Salaried employees don’t get paid overtime, right? Not necessarily. Paying employees on a salary basis is not sufficient to provide a legal exemption from having to pay overtime. This Short Report provides a general overview of the main categories of overtime exemptions under state and federal law and an explanation of the consequences of misclassifying employees as exempt.
The law presumes that an employee is eligible for overtime pay. An employee is exempt from overtime pay only if the employer can show that the employee falls into one of several carefully defined exemptions under both state and federal law. If the employee is exempt under federal law, but not under state law, the employer will still have to pay overtime according to the state law rules, and vice versa.
The most common exemptions include:
- Executive Exemption (for example, a manager who supervises at least two employees of the business or a department, spends the vast majority of his/her time on management duties, has the power to hire, fire and promote or has a say in such decisions, regularly exercises discretionary powers and is paid a salary of at least $455 per week might be exempt).
- Administrative Exemption (for example, accountants or HR personnel who exercise discretion and independent judgment with respect to matters of significance, spend the vast majority of their time performing office or non-manual work directly related to the employer’s management policies or general business operations, meet other specific tests, and are paid on a fee or salary basis at least $455 per week might be exempt).
- Professional Exemption (for example, doctors or lawyers who meet specific tests and are paid on a fee or salary basis of at least $455 per week might be exempt).
These are merely examples of the general types of jobs that might fall into the exempt categories. However, actual job duties, not job titles, dictate whether a position is exempt. For example, an employer may give an employee the title of “manager,” but if the employee only supervises one person or has minimal managerial duties, the employee may not be exempt. The duties of each job must be compared to the criteria of the state and federal exemption(s) that the employer believes may be applicable. Click on the links to review the criteria of the executive, administrative and professional federal exemptions, as well as the criteria for all of the state exemptions.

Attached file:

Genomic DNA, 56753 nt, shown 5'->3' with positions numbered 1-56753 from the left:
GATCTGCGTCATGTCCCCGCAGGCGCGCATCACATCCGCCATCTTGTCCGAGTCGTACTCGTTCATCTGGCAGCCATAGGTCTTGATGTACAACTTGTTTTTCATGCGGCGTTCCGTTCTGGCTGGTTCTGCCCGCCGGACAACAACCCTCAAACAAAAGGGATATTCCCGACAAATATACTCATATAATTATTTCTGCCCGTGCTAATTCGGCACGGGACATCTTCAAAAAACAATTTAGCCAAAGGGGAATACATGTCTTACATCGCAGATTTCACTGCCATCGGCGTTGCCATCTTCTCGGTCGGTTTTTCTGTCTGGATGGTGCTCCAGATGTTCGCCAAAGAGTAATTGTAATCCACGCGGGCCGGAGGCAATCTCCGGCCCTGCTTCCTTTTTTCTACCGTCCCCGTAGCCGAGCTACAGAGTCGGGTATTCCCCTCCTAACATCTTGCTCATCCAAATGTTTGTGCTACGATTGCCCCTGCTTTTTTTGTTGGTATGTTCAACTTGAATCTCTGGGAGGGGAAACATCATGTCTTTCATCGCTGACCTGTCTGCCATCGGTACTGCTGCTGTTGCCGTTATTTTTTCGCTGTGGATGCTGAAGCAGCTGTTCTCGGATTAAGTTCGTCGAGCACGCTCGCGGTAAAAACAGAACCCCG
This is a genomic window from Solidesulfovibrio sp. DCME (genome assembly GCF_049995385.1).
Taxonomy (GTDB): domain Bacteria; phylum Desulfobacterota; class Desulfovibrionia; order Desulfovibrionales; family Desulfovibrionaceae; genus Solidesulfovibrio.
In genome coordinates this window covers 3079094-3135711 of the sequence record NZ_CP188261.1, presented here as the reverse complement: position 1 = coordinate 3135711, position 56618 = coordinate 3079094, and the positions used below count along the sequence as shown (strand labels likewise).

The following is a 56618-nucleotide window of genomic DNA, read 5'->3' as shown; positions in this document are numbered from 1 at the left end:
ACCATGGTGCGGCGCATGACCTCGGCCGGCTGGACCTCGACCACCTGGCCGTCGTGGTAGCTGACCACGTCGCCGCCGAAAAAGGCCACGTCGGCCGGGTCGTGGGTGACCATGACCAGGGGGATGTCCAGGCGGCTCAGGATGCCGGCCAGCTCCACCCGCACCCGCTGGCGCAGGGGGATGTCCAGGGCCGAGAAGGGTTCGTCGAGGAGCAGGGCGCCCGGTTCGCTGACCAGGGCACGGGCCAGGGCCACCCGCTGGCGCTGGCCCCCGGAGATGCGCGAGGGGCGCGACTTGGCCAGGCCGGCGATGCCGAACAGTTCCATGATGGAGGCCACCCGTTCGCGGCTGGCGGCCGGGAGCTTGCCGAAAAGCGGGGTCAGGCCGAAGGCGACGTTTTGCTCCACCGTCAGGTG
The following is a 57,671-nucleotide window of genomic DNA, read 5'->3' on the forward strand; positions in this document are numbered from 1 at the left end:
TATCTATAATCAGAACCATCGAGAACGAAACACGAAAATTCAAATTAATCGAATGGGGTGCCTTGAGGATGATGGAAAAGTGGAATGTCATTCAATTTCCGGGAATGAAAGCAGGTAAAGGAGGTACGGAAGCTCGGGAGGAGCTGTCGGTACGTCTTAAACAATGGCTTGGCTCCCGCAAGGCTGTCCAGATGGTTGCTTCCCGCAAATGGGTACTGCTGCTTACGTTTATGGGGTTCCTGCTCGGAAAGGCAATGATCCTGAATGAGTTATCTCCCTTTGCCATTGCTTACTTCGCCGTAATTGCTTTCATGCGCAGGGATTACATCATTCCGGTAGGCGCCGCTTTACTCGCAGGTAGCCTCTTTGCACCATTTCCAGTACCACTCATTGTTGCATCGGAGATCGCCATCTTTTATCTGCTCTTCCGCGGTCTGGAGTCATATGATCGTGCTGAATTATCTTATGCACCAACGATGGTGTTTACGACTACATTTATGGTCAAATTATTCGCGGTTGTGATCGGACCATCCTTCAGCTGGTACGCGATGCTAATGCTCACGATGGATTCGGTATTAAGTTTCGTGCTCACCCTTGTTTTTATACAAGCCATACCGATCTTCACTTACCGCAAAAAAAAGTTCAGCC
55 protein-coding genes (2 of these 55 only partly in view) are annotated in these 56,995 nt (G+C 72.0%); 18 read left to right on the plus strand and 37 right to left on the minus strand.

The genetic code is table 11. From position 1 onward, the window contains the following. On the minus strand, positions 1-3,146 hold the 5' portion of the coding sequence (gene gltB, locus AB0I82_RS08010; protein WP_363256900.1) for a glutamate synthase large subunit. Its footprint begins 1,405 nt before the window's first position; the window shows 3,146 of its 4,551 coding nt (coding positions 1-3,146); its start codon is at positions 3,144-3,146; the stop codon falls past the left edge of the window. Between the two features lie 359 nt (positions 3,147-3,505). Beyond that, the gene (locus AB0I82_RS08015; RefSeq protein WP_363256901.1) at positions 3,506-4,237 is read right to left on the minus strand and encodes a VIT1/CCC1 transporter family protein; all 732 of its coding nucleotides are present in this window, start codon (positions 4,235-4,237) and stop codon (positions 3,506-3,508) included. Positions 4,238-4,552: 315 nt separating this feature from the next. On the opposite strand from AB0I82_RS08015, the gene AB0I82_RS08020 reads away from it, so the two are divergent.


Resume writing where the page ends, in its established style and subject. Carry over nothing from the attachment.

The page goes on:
In addition to the three main exemptions, other exemptions may apply, such as the computer-related and outside sales exemptions, each of which has its own test.
Figuring out how to comply with exemption tests can be difficult. Failure to do so properly can be expensive. If, for example, an employee successfully proves under federal law that an employer improperly classified the employee as exempt from overtime, the employer could be liable to the employee for twice the amount of the unpaid overtime and for the employee’s attorneys’ fees. The employer would also have to pay its own attorneys’ fees. In short, the consequences of misclassification can be significant.
If you would like assistance in determining whether your employees are properly classified, or if you have any other employment law-related questions, please contact Meg Vergeront at 608.259.2663 or email@example.com.